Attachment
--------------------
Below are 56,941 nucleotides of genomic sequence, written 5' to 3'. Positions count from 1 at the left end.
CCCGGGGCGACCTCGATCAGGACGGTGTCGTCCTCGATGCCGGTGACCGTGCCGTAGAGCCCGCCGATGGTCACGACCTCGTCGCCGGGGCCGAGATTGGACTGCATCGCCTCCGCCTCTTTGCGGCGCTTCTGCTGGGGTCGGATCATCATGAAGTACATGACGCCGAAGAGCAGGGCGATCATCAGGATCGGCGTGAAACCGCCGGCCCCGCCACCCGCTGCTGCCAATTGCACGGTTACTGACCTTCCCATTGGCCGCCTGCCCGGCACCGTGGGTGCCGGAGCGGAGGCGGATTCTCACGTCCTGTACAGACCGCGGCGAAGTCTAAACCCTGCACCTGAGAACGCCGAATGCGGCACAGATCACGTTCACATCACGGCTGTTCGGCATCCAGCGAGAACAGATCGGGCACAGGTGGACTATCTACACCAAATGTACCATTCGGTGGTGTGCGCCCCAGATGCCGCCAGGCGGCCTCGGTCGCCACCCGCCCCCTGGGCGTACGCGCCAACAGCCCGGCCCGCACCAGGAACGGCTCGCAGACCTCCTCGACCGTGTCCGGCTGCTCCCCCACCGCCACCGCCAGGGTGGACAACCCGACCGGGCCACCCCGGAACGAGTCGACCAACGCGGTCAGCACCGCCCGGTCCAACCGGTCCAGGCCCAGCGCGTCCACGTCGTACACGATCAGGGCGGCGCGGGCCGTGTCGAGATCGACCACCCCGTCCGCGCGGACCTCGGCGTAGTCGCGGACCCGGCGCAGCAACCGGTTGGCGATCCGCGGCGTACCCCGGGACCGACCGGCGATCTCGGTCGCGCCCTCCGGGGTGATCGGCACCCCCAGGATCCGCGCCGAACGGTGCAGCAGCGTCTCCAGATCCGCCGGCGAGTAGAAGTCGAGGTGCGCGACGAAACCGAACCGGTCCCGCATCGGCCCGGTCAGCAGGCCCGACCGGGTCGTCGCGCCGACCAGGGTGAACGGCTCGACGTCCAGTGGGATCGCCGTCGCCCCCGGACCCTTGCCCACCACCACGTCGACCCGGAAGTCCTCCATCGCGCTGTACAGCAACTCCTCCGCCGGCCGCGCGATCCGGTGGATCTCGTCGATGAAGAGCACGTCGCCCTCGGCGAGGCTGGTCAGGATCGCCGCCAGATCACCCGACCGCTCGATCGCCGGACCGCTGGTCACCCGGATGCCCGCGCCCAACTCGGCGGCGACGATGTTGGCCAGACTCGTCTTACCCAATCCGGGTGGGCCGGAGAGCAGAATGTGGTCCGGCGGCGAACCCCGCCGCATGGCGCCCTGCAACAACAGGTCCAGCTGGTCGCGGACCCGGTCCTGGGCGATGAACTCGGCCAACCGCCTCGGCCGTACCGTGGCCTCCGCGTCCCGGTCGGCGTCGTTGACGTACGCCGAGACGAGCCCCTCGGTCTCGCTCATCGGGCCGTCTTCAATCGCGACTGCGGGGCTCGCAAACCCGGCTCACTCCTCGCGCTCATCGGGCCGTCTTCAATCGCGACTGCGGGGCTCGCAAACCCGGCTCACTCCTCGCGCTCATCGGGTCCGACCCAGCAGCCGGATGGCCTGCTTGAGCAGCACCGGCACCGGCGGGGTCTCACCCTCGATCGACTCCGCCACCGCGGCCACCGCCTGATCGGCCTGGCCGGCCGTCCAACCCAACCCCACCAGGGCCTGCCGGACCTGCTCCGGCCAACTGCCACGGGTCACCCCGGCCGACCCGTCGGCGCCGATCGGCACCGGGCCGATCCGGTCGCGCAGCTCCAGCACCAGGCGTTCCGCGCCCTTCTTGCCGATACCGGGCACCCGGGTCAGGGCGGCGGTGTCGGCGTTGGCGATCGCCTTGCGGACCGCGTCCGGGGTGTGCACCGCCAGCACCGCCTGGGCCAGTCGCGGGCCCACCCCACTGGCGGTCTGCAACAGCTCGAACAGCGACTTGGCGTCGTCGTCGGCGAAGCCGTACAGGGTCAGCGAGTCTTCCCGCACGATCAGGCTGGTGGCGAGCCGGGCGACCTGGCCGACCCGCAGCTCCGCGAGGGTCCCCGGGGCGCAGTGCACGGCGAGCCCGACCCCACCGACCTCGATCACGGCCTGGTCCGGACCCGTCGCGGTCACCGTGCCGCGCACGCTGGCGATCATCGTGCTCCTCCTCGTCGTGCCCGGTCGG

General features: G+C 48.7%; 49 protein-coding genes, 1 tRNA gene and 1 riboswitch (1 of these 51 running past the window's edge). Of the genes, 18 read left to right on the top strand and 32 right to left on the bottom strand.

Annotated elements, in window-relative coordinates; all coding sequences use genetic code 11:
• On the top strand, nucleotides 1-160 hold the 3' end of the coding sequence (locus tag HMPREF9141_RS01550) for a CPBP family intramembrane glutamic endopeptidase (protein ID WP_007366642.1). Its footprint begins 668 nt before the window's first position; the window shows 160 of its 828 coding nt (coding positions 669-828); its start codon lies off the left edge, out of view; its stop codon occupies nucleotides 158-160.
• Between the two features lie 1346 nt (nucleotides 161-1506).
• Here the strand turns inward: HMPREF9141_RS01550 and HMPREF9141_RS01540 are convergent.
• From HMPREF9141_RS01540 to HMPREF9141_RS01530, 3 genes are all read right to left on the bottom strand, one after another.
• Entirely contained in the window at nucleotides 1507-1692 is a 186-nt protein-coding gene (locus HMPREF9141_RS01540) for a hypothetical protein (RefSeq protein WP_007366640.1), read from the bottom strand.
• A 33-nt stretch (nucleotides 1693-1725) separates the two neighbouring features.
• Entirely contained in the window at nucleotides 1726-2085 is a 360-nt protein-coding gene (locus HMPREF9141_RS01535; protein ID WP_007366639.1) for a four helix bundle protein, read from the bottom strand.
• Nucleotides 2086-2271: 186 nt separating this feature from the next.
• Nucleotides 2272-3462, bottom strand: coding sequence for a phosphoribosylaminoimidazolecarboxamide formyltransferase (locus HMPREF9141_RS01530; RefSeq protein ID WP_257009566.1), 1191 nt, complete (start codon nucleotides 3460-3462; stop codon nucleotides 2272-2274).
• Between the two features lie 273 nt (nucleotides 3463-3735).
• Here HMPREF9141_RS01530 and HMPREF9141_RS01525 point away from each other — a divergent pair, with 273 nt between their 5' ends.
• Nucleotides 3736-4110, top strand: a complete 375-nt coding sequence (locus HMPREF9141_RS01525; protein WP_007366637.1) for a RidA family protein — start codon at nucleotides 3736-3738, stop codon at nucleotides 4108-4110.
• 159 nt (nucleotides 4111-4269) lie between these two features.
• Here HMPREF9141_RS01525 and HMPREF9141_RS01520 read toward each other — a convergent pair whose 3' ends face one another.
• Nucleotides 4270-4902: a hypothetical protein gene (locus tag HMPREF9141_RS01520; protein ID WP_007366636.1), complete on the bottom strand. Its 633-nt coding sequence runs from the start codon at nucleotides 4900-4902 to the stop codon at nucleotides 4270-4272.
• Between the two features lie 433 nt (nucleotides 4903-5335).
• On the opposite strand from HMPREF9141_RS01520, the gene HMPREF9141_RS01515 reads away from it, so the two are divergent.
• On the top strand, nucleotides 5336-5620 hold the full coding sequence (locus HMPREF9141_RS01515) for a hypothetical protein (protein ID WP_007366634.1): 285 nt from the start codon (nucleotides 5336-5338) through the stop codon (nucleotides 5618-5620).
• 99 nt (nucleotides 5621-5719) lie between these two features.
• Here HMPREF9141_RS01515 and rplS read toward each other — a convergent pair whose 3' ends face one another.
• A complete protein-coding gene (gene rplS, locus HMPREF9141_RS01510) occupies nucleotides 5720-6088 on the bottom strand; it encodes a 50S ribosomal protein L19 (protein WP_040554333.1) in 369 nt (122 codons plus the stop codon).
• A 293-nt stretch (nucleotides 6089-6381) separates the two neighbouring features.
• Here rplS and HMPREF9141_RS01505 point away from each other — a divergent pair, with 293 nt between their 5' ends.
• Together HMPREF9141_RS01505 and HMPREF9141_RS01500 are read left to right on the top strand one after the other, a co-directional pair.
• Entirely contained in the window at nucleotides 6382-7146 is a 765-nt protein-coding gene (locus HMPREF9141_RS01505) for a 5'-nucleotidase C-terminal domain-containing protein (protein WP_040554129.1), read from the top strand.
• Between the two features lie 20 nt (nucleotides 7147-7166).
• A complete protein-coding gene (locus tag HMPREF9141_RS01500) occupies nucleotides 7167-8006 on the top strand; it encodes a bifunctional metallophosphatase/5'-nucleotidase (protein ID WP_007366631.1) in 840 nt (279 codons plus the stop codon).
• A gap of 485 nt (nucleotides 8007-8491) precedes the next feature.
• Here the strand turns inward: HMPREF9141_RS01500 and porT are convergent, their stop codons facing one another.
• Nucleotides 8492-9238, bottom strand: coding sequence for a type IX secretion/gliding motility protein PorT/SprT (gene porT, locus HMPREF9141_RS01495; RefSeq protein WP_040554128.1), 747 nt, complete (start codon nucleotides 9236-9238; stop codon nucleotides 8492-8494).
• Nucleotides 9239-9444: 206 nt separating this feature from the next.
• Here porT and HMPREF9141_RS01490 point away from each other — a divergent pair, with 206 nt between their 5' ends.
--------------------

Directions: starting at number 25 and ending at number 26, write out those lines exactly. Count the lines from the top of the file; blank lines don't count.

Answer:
• A complete protein-coding gene (gene rplS, locus HMPREF9141_RS01510) occupies nucleotides 5720-6088 on the bottom strand; it encodes a 50S ribosomal protein L19 (protein WP_040554333.1) in 369 nt (122 codons plus the stop codon).
• A 293-nt stretch (nucleotides 6089-6381) separates the two neighbouring features.